How Loved Ones Can Support You During Your Medical Training

  • /Reviewed by: Amy Rontal, MD
  • The years of medical training, namely medical school and residency, while rewarding can also be incredibly intense, grueling years for doctors in training to endure. Unfortunately, rates of suicide among future doctors to be and doctors in training have been on the rise. These unfortunate events may be related to intense training schedules, long hours/call schedules, rigorous course loads, lack of time for personal hobbies/activities, increased pressure to perform well on high stakes exams/boards, and more. Having a strong support network of friends and family is essential for maintaining health, happiness, and sanity in medical school and residency.Here are the top ways friends/families can support loved ones, physically and emotionally throughout medical school and residency:


    Some families are able to help their loved ones offset the substantial costs of medical training, such as by helping to pay rent/living expenses or contributing to tuition or fees. This support can certainly provide relief from some of the financial stressors of medical training — every little bit can help, no matter how small.

    I recall many times in medical school when my family would send me “care packages” with snacks, candy, gum, or other low cost trinkets to serve as positive encouragement and to show that they are thinking of me and supporting me. Other times, I received a card/letter from a family member or friend checking in, saying hello, or reminding me how proud they were of me. These low cost physical gestures can go a long way to show someone how much they care.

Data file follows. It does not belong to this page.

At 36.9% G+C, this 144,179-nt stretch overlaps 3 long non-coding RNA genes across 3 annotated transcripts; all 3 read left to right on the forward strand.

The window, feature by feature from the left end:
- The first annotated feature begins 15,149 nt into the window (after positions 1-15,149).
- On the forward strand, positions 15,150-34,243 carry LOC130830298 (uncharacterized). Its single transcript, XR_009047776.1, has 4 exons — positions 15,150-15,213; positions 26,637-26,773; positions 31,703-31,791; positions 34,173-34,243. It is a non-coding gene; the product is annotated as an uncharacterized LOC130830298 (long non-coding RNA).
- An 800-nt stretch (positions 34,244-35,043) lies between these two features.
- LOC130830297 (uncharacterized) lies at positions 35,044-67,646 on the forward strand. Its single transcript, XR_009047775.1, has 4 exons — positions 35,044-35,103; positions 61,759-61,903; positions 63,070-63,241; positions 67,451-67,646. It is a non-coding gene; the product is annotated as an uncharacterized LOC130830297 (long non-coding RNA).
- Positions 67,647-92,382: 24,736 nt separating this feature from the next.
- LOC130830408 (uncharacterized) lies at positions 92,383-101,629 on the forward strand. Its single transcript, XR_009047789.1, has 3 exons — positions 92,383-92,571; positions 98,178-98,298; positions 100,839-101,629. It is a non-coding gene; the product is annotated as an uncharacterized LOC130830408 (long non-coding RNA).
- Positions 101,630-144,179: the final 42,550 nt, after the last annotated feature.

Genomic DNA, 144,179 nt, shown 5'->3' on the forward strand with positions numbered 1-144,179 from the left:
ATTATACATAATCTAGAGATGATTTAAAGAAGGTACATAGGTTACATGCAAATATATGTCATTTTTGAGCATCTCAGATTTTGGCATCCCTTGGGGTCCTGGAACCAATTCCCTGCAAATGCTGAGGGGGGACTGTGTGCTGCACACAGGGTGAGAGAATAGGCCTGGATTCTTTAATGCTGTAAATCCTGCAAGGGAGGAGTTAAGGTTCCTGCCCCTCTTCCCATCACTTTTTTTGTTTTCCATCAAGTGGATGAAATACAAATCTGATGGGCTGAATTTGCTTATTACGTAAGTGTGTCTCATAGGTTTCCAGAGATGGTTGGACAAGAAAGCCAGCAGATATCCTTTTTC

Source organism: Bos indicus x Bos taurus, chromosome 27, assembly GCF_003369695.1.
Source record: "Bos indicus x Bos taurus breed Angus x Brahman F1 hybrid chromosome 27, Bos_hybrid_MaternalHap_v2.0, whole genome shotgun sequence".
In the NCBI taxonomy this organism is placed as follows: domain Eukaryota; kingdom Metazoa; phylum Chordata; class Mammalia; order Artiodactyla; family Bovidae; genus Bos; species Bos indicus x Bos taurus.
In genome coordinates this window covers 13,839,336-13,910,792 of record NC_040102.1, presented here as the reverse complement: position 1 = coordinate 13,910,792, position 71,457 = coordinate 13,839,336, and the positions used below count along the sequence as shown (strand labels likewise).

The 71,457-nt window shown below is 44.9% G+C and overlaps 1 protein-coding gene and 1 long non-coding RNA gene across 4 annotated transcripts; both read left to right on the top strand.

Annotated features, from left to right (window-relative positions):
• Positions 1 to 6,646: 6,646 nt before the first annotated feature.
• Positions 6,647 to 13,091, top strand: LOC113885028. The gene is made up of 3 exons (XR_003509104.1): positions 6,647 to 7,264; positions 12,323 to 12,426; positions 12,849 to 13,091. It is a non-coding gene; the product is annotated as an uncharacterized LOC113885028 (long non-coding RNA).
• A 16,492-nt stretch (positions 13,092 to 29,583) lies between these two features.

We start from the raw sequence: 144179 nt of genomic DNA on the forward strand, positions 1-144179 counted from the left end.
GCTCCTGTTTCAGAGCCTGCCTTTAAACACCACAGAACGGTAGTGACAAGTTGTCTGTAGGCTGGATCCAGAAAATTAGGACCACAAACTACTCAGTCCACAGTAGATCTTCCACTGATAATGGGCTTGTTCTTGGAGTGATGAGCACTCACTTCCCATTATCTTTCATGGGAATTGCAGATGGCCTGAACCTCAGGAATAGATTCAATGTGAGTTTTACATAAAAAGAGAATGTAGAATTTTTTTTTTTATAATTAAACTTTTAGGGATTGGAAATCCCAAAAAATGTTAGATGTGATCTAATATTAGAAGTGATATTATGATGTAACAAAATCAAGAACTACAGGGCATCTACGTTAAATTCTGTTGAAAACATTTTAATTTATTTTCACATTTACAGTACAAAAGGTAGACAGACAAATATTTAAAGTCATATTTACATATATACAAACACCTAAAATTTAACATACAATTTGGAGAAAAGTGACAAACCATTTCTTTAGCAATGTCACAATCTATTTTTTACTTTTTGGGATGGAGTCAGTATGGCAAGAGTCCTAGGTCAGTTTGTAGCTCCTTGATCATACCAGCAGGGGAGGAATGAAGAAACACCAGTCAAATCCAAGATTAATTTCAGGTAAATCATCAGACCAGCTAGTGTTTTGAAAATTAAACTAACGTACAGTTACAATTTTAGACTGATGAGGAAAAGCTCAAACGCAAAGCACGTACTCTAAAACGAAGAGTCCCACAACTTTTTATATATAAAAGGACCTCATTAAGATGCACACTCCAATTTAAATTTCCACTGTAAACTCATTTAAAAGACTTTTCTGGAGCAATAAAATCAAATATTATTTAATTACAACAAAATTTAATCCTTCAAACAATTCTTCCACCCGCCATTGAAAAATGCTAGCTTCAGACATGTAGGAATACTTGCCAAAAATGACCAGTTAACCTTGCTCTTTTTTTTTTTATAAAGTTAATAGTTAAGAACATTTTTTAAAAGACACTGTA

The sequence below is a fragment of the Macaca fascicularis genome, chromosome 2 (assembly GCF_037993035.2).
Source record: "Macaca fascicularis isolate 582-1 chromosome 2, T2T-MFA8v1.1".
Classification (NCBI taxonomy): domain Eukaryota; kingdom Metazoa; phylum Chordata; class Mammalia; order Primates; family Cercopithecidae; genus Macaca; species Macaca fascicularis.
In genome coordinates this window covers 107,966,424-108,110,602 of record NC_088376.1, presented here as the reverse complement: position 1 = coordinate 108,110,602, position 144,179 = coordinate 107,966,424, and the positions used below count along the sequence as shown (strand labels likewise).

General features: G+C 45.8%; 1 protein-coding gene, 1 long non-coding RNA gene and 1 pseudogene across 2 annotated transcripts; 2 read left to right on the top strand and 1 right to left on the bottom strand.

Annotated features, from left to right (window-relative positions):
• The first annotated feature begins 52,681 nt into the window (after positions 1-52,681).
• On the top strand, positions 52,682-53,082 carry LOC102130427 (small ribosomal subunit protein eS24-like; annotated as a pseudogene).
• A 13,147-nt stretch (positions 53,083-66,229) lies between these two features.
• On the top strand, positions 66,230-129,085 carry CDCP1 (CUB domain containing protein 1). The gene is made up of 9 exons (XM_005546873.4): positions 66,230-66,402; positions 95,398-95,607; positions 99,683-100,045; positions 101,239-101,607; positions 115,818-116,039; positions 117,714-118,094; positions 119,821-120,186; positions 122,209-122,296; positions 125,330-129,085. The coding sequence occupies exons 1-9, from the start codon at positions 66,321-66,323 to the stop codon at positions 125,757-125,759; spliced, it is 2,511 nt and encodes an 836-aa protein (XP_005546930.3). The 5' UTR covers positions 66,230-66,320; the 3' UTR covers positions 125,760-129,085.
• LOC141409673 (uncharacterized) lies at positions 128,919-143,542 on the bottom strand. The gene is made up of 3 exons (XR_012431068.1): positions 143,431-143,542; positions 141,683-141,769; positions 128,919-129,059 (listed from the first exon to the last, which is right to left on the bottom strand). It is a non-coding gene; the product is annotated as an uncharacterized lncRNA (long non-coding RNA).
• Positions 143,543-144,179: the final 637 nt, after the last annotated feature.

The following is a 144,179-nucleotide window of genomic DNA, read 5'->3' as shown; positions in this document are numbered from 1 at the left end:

There were some days I was buried deep in studying for boards or an exam, and simply receiving a phone call or text message from a family or loved one brightened my day. Small gifts, cards, or even just checking in to say hello can make a big difference to a doctor in training during the rigorous years of medical training.


    Being supportive, understanding, and patient are probably the three most important characteristics for families/friends of doctors in training to portray. There were times during my medical training that I had planned to meet up with friends, scheduled a Skype session with family, or had planned a dinner date in advance, only to find out that my shift ended up running long at the hospital, that a study session got out late, or that I had to squeeze in last minute studying and cancel my intended plans. Having friends and family who were understanding and accepting of the sometimes hectic schedule of a medical student/resident is very beneficial during medical training.

    While medical training often involves several years of intense work, long hours, dedicated studying, and frequent hospital call, having supportive friends and family can make a big difference during these stressful times. Having loved ones who are patient with the busy schedule and take time to show they understand and care can really enhance ones years of medical training. While medical school and residency can be grueling, it’s important for trainees and their loved ones to remember it does end in one becoming a competent, qualified physician… and the long hours and frequent call schedules tend to improve!